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HBCU Blues: America's Historically Black Colleges and Universities in the 21st Century

In more recent years, budget cuts, aging buildings and failing infrastructures have undercut the once vital role many HBCUs played in educating and uplifting the Black community.
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In the mid 1980s, Bill Cosby's highly popular television program, A Different World and Spike Lee's influential film School Daze promoted a complimentary image of black colleges and universities as rigorous institutions of higher learning where black students could be free to pursue the fruits of a college education in a welcoming and nurturing environment among people with the same cultural background and values.

In more recent years, the image of the HBCUs has faded, as budget cuts, aging buildings and failing infrastructures, not to mention the preference of many students to attend other colleges and universities, have undercut the once vital role many of these schools played in educating and uplifting the black community.

Many have begun to speculate what the future of these institutions will be in light of the worst economic downturn since the Great Depression. In an age where numbers matter and funding is largely driven by statistics and other tangible measures of performance, appeals made on behalf of legacy, which was once one of the bedrock defenses for maintaining HBCUs, are far less compelling.

Recent observations by John Silvanus Wilson Jr., the head of the White House initiative on HBCUs seem to support the naysayers. In 2010 for instance, Wilson struggled to articulate White House support for and the necessity of HBCUs in achieving President Obama's goal to improve education by 2020, while trying to explain away a far from respectable 37 percent six-year graduation rate, among 83 of the nation's 105 four-year HBCUs. While Wilson was quick to acknowledge funding as one of the principle problems fueling the low completion rate, as black students continue to be forced to leave college for lack of tuition and/or in order to work to help support their families, (something with which many of our Jackie Robinson Foundation students have had to struggle), a strategy for the future will have to include more than tapping funding sources that are growing smaller by the decade.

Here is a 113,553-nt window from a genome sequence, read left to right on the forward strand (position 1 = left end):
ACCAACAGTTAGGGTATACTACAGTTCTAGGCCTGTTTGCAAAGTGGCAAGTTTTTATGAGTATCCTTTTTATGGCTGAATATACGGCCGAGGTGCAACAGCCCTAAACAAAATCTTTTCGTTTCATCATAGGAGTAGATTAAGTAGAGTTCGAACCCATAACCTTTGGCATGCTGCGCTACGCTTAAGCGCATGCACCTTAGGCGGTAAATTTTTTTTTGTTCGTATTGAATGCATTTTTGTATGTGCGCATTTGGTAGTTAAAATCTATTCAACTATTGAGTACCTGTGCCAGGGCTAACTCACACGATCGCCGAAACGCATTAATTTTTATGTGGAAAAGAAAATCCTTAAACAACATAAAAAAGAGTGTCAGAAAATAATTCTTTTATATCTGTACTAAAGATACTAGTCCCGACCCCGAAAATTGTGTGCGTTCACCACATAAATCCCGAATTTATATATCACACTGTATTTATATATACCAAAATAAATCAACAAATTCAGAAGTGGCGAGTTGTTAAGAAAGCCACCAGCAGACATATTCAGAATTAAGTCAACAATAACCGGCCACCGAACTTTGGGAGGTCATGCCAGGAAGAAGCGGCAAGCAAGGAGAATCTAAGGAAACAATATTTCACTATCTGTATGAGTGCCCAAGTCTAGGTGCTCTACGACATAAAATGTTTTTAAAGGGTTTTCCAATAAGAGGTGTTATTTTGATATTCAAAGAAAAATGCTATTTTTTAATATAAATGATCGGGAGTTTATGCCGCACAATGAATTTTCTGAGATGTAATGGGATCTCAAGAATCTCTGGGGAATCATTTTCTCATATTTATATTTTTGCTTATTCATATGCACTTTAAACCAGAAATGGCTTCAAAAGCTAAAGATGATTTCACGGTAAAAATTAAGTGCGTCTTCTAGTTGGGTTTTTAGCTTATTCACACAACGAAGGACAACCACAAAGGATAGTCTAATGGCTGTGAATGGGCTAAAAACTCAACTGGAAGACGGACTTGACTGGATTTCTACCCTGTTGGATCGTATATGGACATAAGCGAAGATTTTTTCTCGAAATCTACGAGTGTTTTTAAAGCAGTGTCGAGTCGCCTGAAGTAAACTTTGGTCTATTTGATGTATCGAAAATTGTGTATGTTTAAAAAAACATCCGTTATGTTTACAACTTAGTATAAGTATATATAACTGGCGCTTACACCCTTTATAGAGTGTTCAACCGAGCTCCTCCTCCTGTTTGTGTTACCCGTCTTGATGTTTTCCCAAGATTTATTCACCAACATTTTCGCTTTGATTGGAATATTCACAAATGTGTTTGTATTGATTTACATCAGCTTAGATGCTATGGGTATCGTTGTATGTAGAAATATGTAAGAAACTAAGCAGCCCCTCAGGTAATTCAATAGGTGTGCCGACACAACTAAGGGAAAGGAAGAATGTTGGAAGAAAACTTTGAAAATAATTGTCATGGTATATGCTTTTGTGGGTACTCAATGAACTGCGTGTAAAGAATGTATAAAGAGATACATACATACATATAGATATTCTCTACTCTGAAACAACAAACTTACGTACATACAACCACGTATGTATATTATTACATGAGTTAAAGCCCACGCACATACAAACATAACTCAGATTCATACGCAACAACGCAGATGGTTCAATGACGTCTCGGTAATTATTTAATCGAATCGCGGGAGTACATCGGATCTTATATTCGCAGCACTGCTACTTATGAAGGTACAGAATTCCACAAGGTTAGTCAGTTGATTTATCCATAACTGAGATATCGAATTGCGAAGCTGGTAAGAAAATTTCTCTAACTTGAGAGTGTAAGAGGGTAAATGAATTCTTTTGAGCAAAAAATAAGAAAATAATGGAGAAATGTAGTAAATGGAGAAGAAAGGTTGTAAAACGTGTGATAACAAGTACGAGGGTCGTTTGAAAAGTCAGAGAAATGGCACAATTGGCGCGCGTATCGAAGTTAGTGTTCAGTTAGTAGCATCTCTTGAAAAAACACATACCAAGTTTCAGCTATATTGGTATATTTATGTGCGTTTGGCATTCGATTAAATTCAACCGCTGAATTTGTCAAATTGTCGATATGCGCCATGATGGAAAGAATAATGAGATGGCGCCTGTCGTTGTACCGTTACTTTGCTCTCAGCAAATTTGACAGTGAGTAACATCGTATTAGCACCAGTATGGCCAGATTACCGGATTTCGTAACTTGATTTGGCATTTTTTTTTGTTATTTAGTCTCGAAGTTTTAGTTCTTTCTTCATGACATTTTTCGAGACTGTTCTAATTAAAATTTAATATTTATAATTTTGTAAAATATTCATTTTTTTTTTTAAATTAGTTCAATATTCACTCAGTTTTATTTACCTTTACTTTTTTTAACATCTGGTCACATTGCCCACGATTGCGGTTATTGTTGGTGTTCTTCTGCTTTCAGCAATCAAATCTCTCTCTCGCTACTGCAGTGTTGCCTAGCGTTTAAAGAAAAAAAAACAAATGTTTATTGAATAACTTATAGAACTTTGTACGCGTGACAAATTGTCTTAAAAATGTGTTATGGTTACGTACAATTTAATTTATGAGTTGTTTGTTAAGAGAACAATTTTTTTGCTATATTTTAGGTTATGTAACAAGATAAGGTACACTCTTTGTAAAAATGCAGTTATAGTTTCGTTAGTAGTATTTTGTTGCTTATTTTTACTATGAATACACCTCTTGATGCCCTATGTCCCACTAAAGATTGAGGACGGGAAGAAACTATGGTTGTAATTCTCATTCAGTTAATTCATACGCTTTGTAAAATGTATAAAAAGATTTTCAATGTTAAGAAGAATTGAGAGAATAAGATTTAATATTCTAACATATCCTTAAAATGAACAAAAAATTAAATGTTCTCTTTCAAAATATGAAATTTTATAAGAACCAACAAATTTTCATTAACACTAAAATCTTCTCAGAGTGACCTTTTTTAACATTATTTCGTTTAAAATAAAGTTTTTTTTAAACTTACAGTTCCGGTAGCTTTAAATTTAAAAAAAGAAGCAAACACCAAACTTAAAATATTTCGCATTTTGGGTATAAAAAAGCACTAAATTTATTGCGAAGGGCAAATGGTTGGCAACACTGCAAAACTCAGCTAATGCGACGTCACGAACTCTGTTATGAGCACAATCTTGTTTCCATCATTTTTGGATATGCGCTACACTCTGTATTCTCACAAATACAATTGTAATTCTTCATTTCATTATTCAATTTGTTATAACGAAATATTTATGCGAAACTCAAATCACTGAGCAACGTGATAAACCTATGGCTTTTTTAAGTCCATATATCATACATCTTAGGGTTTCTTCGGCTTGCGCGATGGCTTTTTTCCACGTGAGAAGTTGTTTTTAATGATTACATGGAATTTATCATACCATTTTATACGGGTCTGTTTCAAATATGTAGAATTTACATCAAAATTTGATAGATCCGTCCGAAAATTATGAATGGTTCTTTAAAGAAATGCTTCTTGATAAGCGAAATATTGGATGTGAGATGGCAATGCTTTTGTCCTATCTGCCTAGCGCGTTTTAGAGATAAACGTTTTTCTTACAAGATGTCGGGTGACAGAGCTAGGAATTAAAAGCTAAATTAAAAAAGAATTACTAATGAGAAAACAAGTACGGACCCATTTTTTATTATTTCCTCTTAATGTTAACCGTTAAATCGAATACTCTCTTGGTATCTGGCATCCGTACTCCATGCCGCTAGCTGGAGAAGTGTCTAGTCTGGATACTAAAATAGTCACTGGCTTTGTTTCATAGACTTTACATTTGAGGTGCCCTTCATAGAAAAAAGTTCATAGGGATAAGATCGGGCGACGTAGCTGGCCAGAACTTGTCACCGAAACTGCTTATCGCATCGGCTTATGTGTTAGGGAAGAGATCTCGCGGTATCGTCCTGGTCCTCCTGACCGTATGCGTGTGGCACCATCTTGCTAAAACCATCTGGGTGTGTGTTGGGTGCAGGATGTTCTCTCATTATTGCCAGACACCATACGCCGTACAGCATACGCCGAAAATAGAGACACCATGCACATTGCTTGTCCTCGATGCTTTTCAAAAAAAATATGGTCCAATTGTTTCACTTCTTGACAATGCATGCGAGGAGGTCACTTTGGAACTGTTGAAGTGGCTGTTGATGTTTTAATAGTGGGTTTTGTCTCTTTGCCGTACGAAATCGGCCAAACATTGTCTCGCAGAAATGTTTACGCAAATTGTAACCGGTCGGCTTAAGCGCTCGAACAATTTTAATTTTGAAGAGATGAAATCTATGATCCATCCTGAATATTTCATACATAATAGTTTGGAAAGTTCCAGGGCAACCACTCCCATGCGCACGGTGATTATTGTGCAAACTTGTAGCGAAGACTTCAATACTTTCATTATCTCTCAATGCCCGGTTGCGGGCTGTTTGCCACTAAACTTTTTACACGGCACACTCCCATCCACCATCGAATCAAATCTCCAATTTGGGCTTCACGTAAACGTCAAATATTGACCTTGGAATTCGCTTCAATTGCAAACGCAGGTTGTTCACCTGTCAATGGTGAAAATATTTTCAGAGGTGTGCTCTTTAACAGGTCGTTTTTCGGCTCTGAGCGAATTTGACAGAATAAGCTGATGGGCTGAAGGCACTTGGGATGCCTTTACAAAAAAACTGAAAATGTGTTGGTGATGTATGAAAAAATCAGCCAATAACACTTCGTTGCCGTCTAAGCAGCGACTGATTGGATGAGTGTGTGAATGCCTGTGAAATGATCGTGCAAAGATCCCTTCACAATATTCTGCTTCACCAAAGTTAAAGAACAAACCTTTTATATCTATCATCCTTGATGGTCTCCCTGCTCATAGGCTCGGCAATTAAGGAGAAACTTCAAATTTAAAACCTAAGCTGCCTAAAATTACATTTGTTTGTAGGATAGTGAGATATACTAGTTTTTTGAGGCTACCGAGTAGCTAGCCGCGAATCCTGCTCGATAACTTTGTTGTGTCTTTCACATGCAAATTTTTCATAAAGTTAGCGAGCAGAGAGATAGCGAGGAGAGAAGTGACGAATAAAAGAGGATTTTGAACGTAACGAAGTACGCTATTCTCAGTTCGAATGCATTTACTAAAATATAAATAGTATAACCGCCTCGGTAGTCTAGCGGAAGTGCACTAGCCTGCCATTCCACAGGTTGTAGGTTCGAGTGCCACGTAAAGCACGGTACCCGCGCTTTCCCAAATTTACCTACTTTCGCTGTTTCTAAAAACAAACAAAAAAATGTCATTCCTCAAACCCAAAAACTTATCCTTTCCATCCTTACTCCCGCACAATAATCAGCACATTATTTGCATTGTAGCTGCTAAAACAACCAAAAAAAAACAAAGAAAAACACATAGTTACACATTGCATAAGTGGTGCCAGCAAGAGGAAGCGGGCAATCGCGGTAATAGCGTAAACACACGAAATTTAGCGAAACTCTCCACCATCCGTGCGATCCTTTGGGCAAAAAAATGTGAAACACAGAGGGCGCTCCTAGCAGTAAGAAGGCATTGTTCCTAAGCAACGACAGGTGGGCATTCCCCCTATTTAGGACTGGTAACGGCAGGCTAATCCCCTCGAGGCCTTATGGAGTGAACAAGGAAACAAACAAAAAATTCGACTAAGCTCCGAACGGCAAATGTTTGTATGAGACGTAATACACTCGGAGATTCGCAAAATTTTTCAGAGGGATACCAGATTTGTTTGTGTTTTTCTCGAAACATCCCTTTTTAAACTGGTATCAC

Is it fair to single out the nation's HBCUs when other colleges and universities are struggling as well? Perhaps not, but predominately white institutions are not nearly as dependent on charitable contributions and government funding and, as long as graduation rates remain low, the relative impact of such money on the achievement gap will be minimal, at best putting HBCUs in the crosshairs.

Perhaps even more damning than the dismal graduation rate was the fact that the national college graduation rate for black students generally was four points higher than for students at HBCUs, challenging the deeply held notion that HBCUs are better suited to help black students finish school. Add to this complaints shared by recent graduates of HBCUS and HBCU faculty and staff about everything from excessive teaching loads, to antiquated classrooms and limited technology, and one can't help but ask the question should the black community be addressing this problem more aggressively?

The best of the HBCUs can compete on every objective level. In 2011, Howard University, which was once referred to as "The Black Harvard" and which consistently ranked in the nation's top 100 universities, still managed a respectable rank of #104 . Atlanta-based Spelman College, meanwhile, topped all HBCU's coming in at #59 among National Liberal Arts Colleges according to U.S. News and World Report. Morehouse, Tuskegee and Hampton also mustered respectable rankings, but then the drop off from these elite schools to the vast majority is startling. After the top 12 most remained unranked or were listed as "rank unpublished."

There are several issues to be explored: Should black leaders and educators hold a summit on the state of the HBCUs and begin to tackle these issues before they come back to bite in the form of mass closures? Could all the resources so widely dispersed now among 105 schools actually be used to greater effect in improving the best HBCUS and raising their competitiveness and graduation rates? I would welcome others' views.

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